Qatar-based Brotherhood figures 'know rules', can't practice politics: Emir

Ahram Online , Friday 26 Sep 2014

Sheikh Tamim
Sheikh Tamim bin Hamad Al-Thani, amir of Qatar, addresses the 69th United Nations General Assembly at U.N. headquarters in New York, September 24, 2014 (Photo: Reuters)

Qatar’s emir Sheikh Tamim bin Hamad Al-Thani said the Muslim Brotherhood figures who are hosted by his country "can't practice politics against any other Arab country", in a veiled reference to Egypt which branded the Islamist faction a terrorist group.

Sheikh Tamim, giving an interview for the first time since becoming Qatar’s ruler last year, spoke on Thursday about the relationship of the oil-rich Gulf state with Egypt’s Brotherhood in an interview with CNN’s Christian Amanpour.

He claimed that Doha had backed “every Egyptian government” following the ouster of former strongman Hosni Mubarak.

Qatar, known to be a strong supporter of the Brotherhood, has come under attack by Egypt and from other Gulf countries, including Saudi Arabia and the United Arab Emirates, for backing the Islamist group.

Since the ouster of Islamist president Mohamed Morsi last July, many Brotherhood figures and allies have fled Egypt, mostly to Qatar or Turkey.

The emir acknowledged that many of members of the Muslim Brotherhood members who left Egypt had stayed in Qatar. "Many of them left and some of them came to Qatar because they were traveling and they were afraid,” he said.

He stated that many of them are still in Qatar, but asserted that they “can’t practice politics against any other Arab country” as they “know the rules” of Qatar.

Seven Egyptian Islamist figures, including members and allies of the Muslim Brotherhood, were asked to leave Qatar earlier this month, according to sources close to the Islamist group.

The Masr Al-Arabiya news website, known for being close to the Brotherhood, as well as the Turkish Anadolu news agency, quoted Brotherhood sources confirming that Islamic preacher Wagdi Ghoneim in addition to Amr Darrag, Gamal Abdel-Sattar, Essam Teleima, Ashraf Badr El-Din, Mahmoud Hussein and Hamza Zawbaa -- all either members of the Brotherhood or its now defunct political arm, the Freedom and Justice Party -- were asked to leave the country.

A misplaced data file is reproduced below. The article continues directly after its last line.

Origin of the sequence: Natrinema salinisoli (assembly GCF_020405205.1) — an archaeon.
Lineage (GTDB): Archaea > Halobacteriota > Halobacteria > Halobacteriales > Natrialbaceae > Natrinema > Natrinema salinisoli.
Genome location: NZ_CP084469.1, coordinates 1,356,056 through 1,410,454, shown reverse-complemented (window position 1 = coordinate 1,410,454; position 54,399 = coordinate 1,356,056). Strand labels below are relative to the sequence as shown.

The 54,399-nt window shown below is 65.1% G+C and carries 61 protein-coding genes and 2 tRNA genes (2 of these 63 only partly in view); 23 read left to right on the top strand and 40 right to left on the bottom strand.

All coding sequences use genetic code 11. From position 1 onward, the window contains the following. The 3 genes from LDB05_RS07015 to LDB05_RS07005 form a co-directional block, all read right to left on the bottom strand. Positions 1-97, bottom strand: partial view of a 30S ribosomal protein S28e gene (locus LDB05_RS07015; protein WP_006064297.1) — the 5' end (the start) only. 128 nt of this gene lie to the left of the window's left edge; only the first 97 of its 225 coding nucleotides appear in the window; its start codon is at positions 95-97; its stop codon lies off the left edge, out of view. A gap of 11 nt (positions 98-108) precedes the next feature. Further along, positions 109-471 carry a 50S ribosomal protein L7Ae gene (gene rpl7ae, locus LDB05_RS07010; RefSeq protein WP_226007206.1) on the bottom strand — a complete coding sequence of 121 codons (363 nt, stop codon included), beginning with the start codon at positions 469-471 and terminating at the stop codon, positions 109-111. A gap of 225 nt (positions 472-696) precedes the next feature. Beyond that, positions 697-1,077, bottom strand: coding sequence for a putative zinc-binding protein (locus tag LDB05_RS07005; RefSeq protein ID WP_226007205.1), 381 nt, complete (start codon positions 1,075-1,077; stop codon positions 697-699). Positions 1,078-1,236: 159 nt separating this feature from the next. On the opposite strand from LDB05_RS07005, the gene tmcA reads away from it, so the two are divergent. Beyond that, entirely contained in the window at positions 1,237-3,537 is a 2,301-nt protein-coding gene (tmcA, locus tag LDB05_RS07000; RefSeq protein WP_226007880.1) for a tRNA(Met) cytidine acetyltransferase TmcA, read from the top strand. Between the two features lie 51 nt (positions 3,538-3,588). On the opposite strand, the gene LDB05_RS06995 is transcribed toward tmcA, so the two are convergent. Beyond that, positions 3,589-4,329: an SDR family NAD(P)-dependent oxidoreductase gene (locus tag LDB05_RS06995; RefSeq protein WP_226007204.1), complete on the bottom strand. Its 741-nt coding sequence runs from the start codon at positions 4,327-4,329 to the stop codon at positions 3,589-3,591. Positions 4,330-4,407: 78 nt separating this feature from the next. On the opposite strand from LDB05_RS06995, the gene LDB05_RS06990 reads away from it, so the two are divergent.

FJP figure Darrag released a statement, published by the Muslim Brotherhood’s official website, saying: "We appreciate the great role of the State of Qatar in supporting the Egyptian people in their revolution against the military junta.”

He added: "In order to avoid causing any embarrassment for the State of Qatar, which we found to be a very welcoming and supportive host, some symbols of the Muslim Brotherhood and its political wing — the Freedom and Justice Party — who were asked by authorities to move their residence outside the State of Qatar, have now honoured that request."

Discussing Hamas – an offshoot of the Muslim Brotherhood -- Tamim described the Islamist movement as an “important part of the Palestinian people.”

"What is the difference between Hamas ten years ago and Hamas now? I believe the difference is that Hamas are more realistic now,” said Tamim.

“They believe in peace and they want peace. But it's for the other party to believe in peace as well and to be more realistic."


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